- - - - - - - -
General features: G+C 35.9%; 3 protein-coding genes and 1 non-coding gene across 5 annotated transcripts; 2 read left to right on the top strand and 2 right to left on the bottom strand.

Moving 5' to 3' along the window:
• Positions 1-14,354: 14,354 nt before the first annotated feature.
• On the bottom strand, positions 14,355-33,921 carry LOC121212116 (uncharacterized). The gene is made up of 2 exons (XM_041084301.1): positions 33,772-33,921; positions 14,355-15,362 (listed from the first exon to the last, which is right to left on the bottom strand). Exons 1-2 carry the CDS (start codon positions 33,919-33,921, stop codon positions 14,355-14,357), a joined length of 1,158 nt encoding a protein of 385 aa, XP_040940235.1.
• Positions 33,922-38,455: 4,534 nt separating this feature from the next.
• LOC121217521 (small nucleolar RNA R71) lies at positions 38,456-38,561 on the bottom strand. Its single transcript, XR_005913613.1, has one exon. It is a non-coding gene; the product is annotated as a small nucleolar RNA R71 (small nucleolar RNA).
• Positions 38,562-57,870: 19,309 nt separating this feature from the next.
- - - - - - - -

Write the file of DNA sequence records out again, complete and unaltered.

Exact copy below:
General features: G+C 35.9%; 3 protein-coding genes and 1 non-coding gene across 5 annotated transcripts; 2 read left to right on the top strand and 2 right to left on the bottom strand.

Moving 5' to 3' along the window:
• Positions 1-14,354: 14,354 nt before the first annotated feature.
• On the bottom strand, positions 14,355-33,921 carry LOC121212116 (uncharacterized). The gene is made up of 2 exons (XM_041084301.1): positions 33,772-33,921; positions 14,355-15,362 (listed from the first exon to the last, which is right to left on the bottom strand). Exons 1-2 carry the CDS (start codon positions 33,919-33,921, stop codon positions 14,355-14,357), a joined length of 1,158 nt encoding a protein of 385 aa, XP_040940235.1.
• Positions 33,922-38,455: 4,534 nt separating this feature from the next.
• LOC121217521 (small nucleolar RNA R71) lies at positions 38,456-38,561 on the bottom strand. Its single transcript, XR_005913613.1, has one exon. It is a non-coding gene; the product is annotated as a small nucleolar RNA R71 (small nucleolar RNA).
• Positions 38,562-57,870: 19,309 nt separating this feature from the next.